The first images of the moon passing between the sun and the Earth in a so-called “ring of fire” solar eclipse visible are coming in and the views are amazing.
The moon and sun are aligning in what scientists call an “annular solar eclipse,” in which the moon doesn’t completely cover the sun and leaves a brilliant ring of sunlight visible, giving it a “ring of fire” effect. The solar eclipse will be visible from eight U.S. states from Oregon to Texas, before moving on to Mexico and other parts of Central America and South America, ending in Brazil. You can watch it live online at Space.com, courtesy of NASA.
The partial phase of the solar eclipse began over parts of Oregon at 11:03 a.m. EDT (8:03 a.m. PDT/1603 GMT), with the first “ring of fire” expect expected to begin at 12:13 p.m. EDT (9:13 a.m. PDT/1713 GMT). You can see a full timeline of the Oct. 14 solar eclipse here.
More: Live updates of the Oct. 14 solar eclipse
Related: How long will the annular solar eclipse last on Oct. 14?
Space.com Editor Brett Tingley is observing the solar eclipse from Great Basin National Park in Nevada, where clouds initially threatened to ruin the view.
“As the clouds begin to part, the crowds here at Great Basin National Park let out audible sighs of relief as the sun and the moon emerged back into view some 30 minutes after the eclipse began,” Tingley told Space.comfrom his observing perch arranged by Travel Nevada. He captured stunning views of the partial phase of the eclipse at annularity.
If you’re looking for safe optics to view the eclipse, we recommend the Celestron EclipSmart 2x Power Viewers, which have 2x magnification or this travel-friendly solar telescope. You can also consult our guide to photographing the solar eclipse.
Weather permitting, a partial solar eclipse will be visible across the entire United States, and wide swaths of North America, Central America and South America. But the amazing “ring of fire” effect can only be seen from a slender path of annularity.
That path of annularity is a 125-mile-wide (200 kilometers) track that make landfall in Oregon at 12:13 p.m. EDT (9:13 a.m. PDT/1713 GMT) and then moves southeast across parts of Nevada, Utah, New Mexico, Arizona, Colorado and Texas. It will then move on to Mexico and pass over parts of Guatemala, Belize, Honduras, Nicaragua, Costa Rica, Panama, Colombia and Brazil.
Below is a time chart for the solar eclipse.
|Location||Local time of ‘ring of fire’||Duration of ‘ring of fire’|
|Oregon Dunes, Oregon||9:15 a.m. PDT||4 minutes, 29 seconds|
|Crater Lake National Park, Oregon||9:17 a.m. PDT||4 minutes, 19 seconds|
|Great Basin National Park, Nevada||9:24 a.m. PDT||3 minutes, 46 seconds|
|Bryce Canyon National Park, Utah||10:27 a.m. MDT||2 minutes, 31 seconds|
|Canyonlands National Park, Utah||10:29 a.m. MDT||2 minutes, 24 seconds|
|Mesa Verde National Park, Colorado||10:31 a.m. MDT||2 minutes, 57 seconds|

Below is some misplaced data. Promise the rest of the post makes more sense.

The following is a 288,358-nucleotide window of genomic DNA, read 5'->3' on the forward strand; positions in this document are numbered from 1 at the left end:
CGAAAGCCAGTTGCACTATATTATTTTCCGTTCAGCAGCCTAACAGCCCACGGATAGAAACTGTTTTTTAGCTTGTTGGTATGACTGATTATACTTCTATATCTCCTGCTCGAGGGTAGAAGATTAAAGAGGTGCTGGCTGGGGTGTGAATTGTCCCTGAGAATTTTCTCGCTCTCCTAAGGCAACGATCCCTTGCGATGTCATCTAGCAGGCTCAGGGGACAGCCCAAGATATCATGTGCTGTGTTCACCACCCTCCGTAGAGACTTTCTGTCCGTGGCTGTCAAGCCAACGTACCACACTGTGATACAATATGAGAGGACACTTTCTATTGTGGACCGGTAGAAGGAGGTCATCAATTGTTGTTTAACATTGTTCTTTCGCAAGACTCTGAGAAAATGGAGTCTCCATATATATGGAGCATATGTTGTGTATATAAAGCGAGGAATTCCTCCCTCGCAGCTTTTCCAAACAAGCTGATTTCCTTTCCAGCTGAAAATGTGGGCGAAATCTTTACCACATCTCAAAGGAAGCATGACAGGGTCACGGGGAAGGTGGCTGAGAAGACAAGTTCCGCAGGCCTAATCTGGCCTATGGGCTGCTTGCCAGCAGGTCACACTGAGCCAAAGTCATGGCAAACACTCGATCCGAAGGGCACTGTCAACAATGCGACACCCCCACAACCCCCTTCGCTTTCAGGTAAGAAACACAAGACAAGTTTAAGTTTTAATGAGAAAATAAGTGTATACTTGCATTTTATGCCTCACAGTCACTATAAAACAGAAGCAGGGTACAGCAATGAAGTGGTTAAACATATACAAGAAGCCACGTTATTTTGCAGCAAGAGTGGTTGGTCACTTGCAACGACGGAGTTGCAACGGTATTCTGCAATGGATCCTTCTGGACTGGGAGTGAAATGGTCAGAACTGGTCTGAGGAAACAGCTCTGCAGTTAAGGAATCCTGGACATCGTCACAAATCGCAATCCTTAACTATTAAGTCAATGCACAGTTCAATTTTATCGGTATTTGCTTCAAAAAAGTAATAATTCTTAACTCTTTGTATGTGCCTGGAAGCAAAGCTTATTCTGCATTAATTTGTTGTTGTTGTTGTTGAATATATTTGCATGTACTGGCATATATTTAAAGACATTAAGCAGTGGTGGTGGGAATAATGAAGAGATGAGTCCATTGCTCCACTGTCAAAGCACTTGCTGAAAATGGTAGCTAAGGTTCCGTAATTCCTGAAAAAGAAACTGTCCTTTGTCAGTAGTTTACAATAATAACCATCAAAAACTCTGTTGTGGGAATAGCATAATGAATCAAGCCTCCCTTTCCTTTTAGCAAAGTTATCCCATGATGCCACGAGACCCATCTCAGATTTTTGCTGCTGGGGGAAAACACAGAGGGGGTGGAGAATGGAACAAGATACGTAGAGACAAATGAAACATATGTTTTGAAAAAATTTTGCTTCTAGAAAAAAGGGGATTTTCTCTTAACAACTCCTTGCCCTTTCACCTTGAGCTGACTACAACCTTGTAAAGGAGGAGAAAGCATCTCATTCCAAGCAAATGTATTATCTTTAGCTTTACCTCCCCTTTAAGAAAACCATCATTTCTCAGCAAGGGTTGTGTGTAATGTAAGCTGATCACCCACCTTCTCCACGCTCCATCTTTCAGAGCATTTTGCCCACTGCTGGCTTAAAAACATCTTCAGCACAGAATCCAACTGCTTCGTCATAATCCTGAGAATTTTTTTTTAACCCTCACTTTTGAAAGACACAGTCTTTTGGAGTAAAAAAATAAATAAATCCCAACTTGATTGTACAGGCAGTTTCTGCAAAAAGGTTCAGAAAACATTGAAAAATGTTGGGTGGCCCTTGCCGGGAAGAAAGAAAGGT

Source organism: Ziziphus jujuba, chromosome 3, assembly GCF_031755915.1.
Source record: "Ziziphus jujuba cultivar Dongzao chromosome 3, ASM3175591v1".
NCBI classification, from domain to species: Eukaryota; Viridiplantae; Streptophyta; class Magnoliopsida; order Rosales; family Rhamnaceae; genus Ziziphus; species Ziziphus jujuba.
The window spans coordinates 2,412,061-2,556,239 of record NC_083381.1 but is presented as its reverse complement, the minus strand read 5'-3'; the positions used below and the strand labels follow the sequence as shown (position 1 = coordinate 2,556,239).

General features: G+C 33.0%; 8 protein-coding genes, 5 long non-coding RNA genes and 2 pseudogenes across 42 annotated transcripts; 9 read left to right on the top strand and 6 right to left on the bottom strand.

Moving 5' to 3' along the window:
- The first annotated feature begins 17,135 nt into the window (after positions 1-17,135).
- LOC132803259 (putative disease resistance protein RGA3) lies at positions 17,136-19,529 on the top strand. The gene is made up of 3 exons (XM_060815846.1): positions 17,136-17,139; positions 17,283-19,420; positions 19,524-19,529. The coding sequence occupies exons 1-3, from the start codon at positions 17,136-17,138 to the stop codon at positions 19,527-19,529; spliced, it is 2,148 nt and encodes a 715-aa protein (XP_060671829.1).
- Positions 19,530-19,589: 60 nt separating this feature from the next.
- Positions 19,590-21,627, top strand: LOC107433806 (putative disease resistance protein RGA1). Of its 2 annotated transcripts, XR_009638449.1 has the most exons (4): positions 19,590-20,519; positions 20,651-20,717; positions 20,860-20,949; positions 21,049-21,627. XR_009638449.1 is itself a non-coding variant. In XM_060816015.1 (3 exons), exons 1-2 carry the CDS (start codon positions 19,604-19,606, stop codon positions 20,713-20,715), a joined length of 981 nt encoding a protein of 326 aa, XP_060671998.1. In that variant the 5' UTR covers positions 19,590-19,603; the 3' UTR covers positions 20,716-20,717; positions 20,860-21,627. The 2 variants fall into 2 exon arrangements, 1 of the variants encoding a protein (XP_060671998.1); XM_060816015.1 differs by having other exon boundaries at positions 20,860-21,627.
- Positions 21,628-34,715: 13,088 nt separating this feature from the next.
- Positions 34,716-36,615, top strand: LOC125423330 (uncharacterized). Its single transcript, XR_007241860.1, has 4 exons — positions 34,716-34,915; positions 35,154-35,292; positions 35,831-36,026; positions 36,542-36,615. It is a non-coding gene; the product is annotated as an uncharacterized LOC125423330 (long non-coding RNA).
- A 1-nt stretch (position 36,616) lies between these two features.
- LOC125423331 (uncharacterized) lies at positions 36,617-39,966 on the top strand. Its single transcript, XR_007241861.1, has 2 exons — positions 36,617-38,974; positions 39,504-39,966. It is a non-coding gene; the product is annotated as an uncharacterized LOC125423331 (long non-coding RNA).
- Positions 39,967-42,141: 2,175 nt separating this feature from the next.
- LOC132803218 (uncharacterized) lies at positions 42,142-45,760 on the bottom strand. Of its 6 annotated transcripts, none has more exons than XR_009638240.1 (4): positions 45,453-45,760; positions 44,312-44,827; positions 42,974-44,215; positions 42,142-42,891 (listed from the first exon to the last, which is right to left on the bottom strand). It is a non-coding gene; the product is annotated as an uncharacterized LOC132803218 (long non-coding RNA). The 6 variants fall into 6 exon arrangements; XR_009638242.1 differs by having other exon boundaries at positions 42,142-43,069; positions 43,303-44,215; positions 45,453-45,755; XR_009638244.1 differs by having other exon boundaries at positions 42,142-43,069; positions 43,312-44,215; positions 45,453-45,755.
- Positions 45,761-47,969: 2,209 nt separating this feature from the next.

|Albuquerque, New Mexico||10:34 a.m. MDT||4 minutes, 42 seconds|
|Corpus Christi, Texas||11:55 a.m. CDT||4 minutes, 52 seconds|
|Edzná Maya archaeological site, Yucatán Peninsula, Mexico||11:23 a.m. CST||4 minutes, 32 seconds|
#solareclipse in Boise. #Eclipse2023 pic.twitter.com/pvOb4esoUXOctober 14, 2023
Stockton, California 9:15-9:20 AM #SolarEclipse #CAwx #WxTwitter pic.twitter.com/GefhtE3TrZOctober 14, 2023
NASA and scientists across the United States, and around the world, are studying the eclipse in immense detail. In New Mexico, NASA is launching a series of sounding rockets and balloon experiment to study the eclipse, and has called on the public to help as part of a citizen science project.
“It’s a big day for NASA scientists, because eclipses present unique opportunities to study the sun,” NASA Administrator Bill Nelson said in a video as part of the agency’s live broadcast. “And what we learn from these eclipses, along with our heliophysics research, has incredible benefits for our human exploration…Without its energy, we couldn’t exist here on Earth. Just think – it influences everything.”
— What’s the difference between a total solar eclipse and an annular solar eclipse?
— These Navajo Tribal Parks will be closed during the Oct. 14 annular solar eclipse
— All solar eclipses will be ‘rings of fire’ in the distant future. Here’s why
IMPORTANNT NOTE: REMEMBER to NEVER look directly at the sun. You need to use solar filters to safely view the annular solar eclipse to avoid severe eye damage. Naked-eye observers will need to wear solar eclipse glasses, and if you are using cameras, telescopes or binoculars, they must have protective solar filters placed in front of their lenses at all times. Our how to observe the sun safely guide tells you everything you need to know about safe solar observations.
Today’s solar eclipse is the last eclipse of the sun of 2023, but also serves as a preview for an even more amazing event: the total solar eclipse of April 8, 2024.
If you capture a photo of the annular eclipse and would like to share it with Space.com’s readers, send your photo(s), comments, and your name and location to firstname.lastname@example.org.